Variability in learner corpora
2015 (English)In: Cambridge Handbook of Learner Corpus Research / [ed] Granger, S., Gilquin, G., Meunier, F., Cambridge: Cambridge University Press, 2015Chapter in book (Refereed)
Corpora and corpus-based methods can make a contribution to the study of variability in learner language for two main reasons. One reason is that the study of linguistic variation itself is particularly amenable to quantitative and corpus-based analysis. The corpus, especially when used in combination with metadata about the learners represented and about the situation in which the language was produced, enables the researcher to quantify and compare data in systematic ways. The quantitative corpus results can then be used to verify or falsify claims made in the second language acquisition (SLA) literature or to generate new hypotheses about learner language. Another reason is that the focus on naturally occurring language in corpus work means that the types of learner data studied represent authentic language use. There is much experimental work in SLA, which means that the language analysed is produced in an experimental setting (such as a laboratory), typically solely for the express purpose of linguistic analysis. While there are many good reasons for the experimental elicitation of linguistic data – the complexity of language use is reduced; the language production and variables potentially affecting it can be controlled; the likelihood of capturing relevant types of linguistic output can be maximised – it is also the case that such data simply do not represent the full gamut of authentic language use. Almost inevitably, researchers who study learner corpus data will encounter linguistic variability and will need to account for it. Learner corpus research has paid a great deal of attention to the influence of the mother-tongue background on learner language (see Chapter 15, this volume), but it has tended to neglect other factors that may exert an influence and that may serve to account for some of the variability attested in learner corpora. This chapter will discuss some of these alternative factors and demonstrate how important they can be in language production in general and in foreign/second language production in particular. 2 Core issues Language is not a static phenomenon, but rather varies – sometimes considerably – depending on why it is used, where it is used, by whom it is used, and so on.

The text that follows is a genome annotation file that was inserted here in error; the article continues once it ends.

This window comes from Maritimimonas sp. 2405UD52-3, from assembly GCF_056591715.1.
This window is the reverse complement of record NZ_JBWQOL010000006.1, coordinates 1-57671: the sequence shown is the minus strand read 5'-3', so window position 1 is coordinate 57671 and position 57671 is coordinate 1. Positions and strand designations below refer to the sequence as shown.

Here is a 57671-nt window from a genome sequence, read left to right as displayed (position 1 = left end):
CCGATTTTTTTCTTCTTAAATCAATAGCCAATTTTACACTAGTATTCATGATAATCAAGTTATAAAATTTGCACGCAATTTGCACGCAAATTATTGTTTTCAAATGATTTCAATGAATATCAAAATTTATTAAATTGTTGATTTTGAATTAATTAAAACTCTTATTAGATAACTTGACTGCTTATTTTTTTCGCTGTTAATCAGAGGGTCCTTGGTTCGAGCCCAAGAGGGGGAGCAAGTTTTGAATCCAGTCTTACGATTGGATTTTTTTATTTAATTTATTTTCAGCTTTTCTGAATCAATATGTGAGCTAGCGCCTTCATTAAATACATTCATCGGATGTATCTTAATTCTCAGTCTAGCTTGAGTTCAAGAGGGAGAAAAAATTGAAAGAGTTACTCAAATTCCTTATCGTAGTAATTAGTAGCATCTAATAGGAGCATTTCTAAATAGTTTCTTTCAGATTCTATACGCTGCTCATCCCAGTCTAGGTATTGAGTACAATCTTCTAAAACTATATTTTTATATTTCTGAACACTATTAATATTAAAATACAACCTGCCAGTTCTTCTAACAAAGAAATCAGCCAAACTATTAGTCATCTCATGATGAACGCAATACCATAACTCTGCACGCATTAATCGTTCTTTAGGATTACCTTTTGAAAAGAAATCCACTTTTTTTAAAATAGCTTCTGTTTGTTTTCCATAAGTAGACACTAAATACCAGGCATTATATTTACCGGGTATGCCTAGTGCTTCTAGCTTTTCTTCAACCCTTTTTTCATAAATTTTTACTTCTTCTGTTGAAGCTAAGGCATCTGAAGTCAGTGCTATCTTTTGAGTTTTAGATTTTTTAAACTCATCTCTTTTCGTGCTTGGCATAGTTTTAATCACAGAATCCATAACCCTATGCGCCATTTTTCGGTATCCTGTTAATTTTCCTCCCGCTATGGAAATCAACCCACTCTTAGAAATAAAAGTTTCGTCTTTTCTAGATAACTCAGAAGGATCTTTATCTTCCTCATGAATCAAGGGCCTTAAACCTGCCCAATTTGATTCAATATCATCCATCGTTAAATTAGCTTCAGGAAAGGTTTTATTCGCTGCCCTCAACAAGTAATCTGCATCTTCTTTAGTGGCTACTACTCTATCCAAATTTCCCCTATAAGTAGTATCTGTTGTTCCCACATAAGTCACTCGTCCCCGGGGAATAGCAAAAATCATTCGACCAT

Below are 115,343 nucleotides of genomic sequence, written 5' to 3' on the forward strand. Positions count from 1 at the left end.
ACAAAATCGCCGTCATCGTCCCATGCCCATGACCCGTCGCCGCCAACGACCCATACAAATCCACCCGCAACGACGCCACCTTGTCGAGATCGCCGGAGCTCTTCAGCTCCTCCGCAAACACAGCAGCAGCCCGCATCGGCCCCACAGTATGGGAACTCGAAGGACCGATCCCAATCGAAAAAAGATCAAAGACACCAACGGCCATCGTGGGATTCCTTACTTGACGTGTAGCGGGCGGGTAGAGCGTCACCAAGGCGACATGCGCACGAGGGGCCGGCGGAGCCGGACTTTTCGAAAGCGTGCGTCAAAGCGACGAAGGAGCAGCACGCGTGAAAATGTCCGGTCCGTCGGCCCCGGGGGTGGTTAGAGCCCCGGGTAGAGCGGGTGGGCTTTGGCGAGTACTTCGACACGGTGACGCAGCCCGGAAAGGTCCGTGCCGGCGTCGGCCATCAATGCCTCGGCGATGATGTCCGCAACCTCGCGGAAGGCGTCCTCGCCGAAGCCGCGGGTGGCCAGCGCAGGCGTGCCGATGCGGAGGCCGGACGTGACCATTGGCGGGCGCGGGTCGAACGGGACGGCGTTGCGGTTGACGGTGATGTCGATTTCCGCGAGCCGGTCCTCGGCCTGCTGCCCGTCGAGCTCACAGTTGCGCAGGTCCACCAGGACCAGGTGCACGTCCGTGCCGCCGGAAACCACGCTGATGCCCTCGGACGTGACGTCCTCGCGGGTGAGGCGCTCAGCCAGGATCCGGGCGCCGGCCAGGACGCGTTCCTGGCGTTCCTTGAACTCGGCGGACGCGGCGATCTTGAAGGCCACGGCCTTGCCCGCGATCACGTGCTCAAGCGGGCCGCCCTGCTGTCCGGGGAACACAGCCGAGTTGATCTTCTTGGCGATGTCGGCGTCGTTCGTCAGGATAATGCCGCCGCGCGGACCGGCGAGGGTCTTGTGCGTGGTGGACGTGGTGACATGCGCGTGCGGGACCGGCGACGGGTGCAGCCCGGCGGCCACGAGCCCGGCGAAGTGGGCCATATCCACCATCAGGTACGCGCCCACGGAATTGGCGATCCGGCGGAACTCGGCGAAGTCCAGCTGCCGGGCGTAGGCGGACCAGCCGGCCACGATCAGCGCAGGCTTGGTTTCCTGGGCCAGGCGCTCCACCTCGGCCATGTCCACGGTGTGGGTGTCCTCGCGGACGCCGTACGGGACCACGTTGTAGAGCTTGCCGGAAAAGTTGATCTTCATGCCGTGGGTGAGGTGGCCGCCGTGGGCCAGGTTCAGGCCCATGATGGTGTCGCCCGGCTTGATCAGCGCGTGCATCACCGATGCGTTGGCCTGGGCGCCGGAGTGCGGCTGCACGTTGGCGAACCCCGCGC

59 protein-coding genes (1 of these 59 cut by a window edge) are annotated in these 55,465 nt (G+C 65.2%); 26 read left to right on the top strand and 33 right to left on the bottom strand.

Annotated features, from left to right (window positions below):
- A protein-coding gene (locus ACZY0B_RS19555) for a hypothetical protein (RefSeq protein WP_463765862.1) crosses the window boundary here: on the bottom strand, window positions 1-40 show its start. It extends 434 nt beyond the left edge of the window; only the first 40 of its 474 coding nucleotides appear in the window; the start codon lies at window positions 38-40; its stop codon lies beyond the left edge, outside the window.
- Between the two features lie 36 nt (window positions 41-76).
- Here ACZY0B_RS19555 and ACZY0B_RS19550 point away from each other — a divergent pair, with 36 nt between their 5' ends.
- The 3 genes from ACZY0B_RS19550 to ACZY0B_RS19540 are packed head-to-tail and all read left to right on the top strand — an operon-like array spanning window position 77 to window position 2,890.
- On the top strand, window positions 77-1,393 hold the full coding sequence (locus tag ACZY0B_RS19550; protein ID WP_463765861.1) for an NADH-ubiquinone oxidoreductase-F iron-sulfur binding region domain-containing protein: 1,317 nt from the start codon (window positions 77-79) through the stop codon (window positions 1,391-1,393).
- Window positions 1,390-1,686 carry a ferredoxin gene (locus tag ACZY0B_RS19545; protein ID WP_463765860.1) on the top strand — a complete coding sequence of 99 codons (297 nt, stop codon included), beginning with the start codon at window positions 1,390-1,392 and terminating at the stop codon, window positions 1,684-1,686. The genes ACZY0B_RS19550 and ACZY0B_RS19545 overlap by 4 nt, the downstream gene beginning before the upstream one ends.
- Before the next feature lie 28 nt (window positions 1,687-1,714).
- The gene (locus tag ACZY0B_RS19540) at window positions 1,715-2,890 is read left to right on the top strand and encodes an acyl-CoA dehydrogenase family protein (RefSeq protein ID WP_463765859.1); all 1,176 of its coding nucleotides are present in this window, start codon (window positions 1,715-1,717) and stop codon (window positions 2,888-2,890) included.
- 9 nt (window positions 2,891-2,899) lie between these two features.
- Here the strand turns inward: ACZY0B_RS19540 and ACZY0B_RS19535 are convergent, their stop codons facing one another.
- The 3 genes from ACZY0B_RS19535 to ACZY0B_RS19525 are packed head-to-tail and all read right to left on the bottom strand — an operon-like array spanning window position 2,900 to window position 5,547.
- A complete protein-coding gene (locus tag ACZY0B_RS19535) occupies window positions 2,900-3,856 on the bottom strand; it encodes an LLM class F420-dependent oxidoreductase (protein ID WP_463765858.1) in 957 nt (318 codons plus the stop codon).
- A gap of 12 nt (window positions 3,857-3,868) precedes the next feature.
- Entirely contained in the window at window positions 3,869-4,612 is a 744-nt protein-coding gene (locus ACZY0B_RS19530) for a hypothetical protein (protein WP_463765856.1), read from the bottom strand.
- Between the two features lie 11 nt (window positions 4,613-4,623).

Place, publisher, year, edition, pages
Cambridge: Cambridge University Press, 2015.
Cambridge Handbooks in Language and Linguistics
Specific Languages General Language Studies and Linguistics
Research subject Culture, Identity and Representations, Irish Studies Research in Nordic Countries
IdentifiersURN: urn:nbn:se:du-19965ISBN: 9781107041196OAI: oai:DiVA.org:du-19965DiVA: diva2:868226